Straightforwardly, the terminology “legally blind” appears to be describing the vision without eyeglasses or contact lenses for the visually disabled people or it seems to relate to total blindness. It appears that the word for the legally blind person is nothing but either blur or dark. That is not the case!
What does legally blind mean?
In the real sense, “legally blindness” is a degree of visual impairment defined by the law. The government agencies and health insurers determine if a person is eligible for certain benefits by fulfilling the criteria of “legally blind”. The purposes of this interpretation are public safety and the provision of financial benefits to the visually impaired people.
To keep the roads and highways saved from accidents, the DVLA shows seriousness to check and limit the activities of the legally blind people for driving.
The Centers for Disease Control and Prevention claim that over 3.3 million people above age 40 are legally blind or have low vision. The main reasons for blindness can be the age factor, macular degeneration, glaucoma, and diabetic retinopathy.
Blind people are those who cannot see anything out of either eye. However, the legally blind persons have some vision; they are not entirely blind.
What are the criteria for legal blindness?
It is trickier to determine whether a person meets the requirements of legal blindness or not. There are some levels of sight loss in about two million people in the UK. It is because of long-sightedness, shortsightedness, or astigmatism. However, almost 360,000 of these 2 million people qualify the criteria of legally blind or partially sighted.
The Royal National Institute of Blind People (RNIB) has defined various measurements and scans which the eye specialists carry out to register someone as the legally blind or partial sighted.
The examinations test your level of visual acuity and the quality of your visual field.
- Visual acuity means the clarity or sharpness of your vision.
- Visual field means the area in which you can see things.
If a person has an excellent visual acuity, but his or her visual field is severely compromised, then he or she will be certified as legally blind. In a similar manner, if a person has a very good visual field, but the visual acuity is very poor, then he or she meets the RNIB criteria to be certified as legally blind.
Snellen test for legal blindness
The eye specialist or the consultant ophthalmologist carries out the Snellen Test in which a person has to read the rows of smaller and smaller black letters on a white chart. Snellen test is the widely standard method for measuring the visual acuity. Its average standard is 6/6, which means a person can read all or most of the chart from a distance of six meters.
For example, if a person can read only the top line of the chart, then his or her visual acuity is 6/60, which means the person can see at six meters what someone with standard vision can see at sixty meters.
In the visual field test, the ophthalmologist covers either of your eyes, asks you to focus on a target point or object, and inquires about what you can see on the far edges and periphery of your vision.
The consultant ophthalmologist can do other tests to check your eye health. To open the pupils of your eye, they can use the eye drops. It can cause your vision to be a blur for a few hours. Therefore, you should take someone with you to the clinic to help you home after the appointment.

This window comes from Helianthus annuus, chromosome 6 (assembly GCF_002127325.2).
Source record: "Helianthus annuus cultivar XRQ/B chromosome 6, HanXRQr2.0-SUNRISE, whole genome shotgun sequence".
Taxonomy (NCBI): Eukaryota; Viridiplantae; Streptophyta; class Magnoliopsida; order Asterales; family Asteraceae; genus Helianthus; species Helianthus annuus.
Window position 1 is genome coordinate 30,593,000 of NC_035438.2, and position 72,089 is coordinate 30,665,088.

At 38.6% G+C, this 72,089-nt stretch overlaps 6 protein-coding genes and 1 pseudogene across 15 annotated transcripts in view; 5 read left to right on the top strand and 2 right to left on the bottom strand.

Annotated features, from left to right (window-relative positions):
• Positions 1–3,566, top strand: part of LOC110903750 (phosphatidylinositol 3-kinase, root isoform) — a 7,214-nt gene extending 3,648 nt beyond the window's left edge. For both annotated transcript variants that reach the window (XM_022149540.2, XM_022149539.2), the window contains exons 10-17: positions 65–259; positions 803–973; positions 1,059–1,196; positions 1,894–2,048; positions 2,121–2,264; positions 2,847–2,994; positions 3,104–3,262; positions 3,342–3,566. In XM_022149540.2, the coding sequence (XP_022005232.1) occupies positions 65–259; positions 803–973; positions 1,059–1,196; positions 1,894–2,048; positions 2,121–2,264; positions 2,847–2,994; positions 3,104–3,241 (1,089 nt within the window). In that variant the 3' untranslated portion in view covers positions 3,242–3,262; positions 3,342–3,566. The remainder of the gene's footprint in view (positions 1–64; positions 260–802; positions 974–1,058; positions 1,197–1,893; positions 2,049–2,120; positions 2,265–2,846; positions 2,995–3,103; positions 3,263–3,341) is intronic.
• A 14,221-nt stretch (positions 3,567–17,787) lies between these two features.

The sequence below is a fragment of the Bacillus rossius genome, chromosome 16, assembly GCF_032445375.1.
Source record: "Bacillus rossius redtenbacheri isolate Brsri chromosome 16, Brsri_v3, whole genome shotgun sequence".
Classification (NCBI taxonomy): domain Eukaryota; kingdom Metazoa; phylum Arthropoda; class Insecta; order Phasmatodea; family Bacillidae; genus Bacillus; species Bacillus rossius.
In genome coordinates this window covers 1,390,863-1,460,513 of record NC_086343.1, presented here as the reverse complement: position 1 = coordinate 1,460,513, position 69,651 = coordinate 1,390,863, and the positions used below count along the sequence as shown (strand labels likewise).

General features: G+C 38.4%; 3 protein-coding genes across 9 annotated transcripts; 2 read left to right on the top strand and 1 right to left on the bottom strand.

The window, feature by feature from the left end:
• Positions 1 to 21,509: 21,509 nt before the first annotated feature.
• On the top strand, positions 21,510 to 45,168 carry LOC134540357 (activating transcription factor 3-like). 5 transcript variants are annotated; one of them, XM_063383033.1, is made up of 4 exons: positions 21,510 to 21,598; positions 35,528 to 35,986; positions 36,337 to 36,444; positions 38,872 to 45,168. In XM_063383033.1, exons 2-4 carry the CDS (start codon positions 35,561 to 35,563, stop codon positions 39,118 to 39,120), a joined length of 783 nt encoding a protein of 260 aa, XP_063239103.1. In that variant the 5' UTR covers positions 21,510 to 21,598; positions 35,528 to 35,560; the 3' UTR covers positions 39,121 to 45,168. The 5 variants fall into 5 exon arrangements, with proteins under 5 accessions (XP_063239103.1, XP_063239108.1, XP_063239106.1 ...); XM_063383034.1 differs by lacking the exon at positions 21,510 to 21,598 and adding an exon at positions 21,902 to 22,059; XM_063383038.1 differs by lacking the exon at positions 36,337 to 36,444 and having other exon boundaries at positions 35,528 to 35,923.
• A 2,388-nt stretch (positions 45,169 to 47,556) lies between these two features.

The eye specialist determines based on the results of your visual acuity and visual field, whether you are severely sight impaired or blind or not. The RNIB website lists the categories in this regard:
- Visual acuity of less than 3 / 60 with a full visual field.
- Visual acuity between 3 / 60 and 6 / 60 with a severe reduction of field of vision, such as tunnel vision.
- Visual acuity of 6 / 60 or above but with a very reduced field of vision, notably if a lot of sights are missing in the lower part of the field.
The RNIB website lists the categories of the sight-impaired (partially sighted) as:
- Visual acuity of 3 / 60 to 6 / 60 with a full field of vision.
- Visual acuity of up to 6 / 24 with a moderate reduction of field of vision or with a central part of the vision that is cloudy or blurry.
- Visual acuity of 6 / 18 or even better if a large part of your field of vision, for example, a whole half of your vision, is missing or a lot of your peripheral vision is missing.
Moreover, the eye specialist carries out these tests on both of the eyes. If the eye specialist finds that you have lost the sight in either of your eyes, your eye specialist will not certify you as sight impaired or severely sight impaired because your other eye can compensate for the loss of sight in the affected eye.
What happens if you are legally blind?
If your eye specialist certifies you as legally blind, then the eye specialist gives you the copies of the certificate, your GP and your local social services department. Then you can be registered with your local social services.
In case of vision loss, you need to have regular sight tests so that your eye specialist can give you the advice to make the best use of your vision.
On the other hand, your eye specialist can say that you are not legally blind for the following reasons:
- You do not fulfil the criteria for visual acuity and field of vision.
- Your sight loss is temporary.
- They advise you to wait because the treatment can improve your sight.
However, if you think that you should be certified as legally blind, then you can talk to your GP who may refer you to another eye specialist. But keep in mind that this second specialist will have to follow the same rules for the certification process. Moreover, you can still take help from social services.